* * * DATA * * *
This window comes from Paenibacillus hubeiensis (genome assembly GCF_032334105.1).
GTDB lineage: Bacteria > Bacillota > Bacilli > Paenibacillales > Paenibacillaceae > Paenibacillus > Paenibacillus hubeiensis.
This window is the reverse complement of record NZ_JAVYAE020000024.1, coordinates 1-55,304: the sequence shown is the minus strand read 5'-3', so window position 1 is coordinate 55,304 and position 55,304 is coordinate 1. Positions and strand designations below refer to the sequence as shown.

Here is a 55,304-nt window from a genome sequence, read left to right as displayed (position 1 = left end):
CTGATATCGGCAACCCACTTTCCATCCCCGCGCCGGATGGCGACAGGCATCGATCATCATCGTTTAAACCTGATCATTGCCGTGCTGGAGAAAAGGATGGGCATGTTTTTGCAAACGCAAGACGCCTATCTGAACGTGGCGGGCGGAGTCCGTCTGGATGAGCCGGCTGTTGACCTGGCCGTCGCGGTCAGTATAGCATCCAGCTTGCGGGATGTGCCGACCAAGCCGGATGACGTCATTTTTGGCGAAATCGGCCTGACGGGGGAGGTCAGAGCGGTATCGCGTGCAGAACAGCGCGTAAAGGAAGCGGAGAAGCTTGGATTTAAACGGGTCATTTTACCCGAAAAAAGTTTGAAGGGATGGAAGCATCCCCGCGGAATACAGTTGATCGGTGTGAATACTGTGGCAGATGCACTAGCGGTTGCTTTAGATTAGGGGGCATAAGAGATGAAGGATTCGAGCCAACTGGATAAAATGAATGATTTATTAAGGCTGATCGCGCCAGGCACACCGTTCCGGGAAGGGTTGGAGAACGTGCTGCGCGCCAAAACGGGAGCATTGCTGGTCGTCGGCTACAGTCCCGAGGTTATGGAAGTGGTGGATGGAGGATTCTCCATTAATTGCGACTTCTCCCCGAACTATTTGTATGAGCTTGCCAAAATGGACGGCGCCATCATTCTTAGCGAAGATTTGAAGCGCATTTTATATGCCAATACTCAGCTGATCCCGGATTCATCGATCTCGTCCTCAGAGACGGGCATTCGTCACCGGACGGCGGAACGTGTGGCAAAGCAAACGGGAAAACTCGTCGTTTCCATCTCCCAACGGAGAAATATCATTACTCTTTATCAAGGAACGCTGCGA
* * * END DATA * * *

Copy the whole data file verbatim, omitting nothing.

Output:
This window comes from Paenibacillus hubeiensis (genome assembly GCF_032334105.1).
GTDB lineage: Bacteria > Bacillota > Bacilli > Paenibacillales > Paenibacillaceae > Paenibacillus > Paenibacillus hubeiensis.
This window is the reverse complement of record NZ_JAVYAE020000024.1, coordinates 1-55,304: the sequence shown is the minus strand read 5'-3', so window position 1 is coordinate 55,304 and position 55,304 is coordinate 1. Positions and strand designations below refer to the sequence as shown.

Here is a 55,304-nt window from a genome sequence, read left to right as displayed (position 1 = left end):
CTGATATCGGCAACCCACTTTCCATCCCCGCGCCGGATGGCGACAGGCATCGATCATCATCGTTTAAACCTGATCATTGCCGTGCTGGAGAAAAGGATGGGCATGTTTTTGCAAACGCAAGACGCCTATCTGAACGTGGCGGGCGGAGTCCGTCTGGATGAGCCGGCTGTTGACCTGGCCGTCGCGGTCAGTATAGCATCCAGCTTGCGGGATGTGCCGACCAAGCCGGATGACGTCATTTTTGGCGAAATCGGCCTGACGGGGGAGGTCAGAGCGGTATCGCGTGCAGAACAGCGCGTAAAGGAAGCGGAGAAGCTTGGATTTAAACGGGTCATTTTACCCGAAAAAAGTTTGAAGGGATGGAAGCATCCCCGCGGAATACAGTTGATCGGTGTGAATACTGTGGCAGATGCACTAGCGGTTGCTTTAGATTAGGGGGCATAAGAGATGAAGGATTCGAGCCAACTGGATAAAATGAATGATTTATTAAGGCTGATCGCGCCAGGCACACCGTTCCGGGAAGGGTTGGAGAACGTGCTGCGCGCCAAAACGGGAGCATTGCTGGTCGTCGGCTACAGTCCCGAGGTTATGGAAGTGGTGGATGGAGGATTCTCCATTAATTGCGACTTCTCCCCGAACTATTTGTATGAGCTTGCCAAAATGGACGGCGCCATCATTCTTAGCGAAGATTTGAAGCGCATTTTATATGCCAATACTCAGCTGATCCCGGATTCATCGATCTCGTCCTCAGAGACGGGCATTCGTCACCGGACGGCGGAACGTGTGGCAAAGCAAACGGGAAAACTCGTCGTTTCCATCTCCCAACGGAGAAATATCATTACTCTTTATCAAGGAACGCTGCGA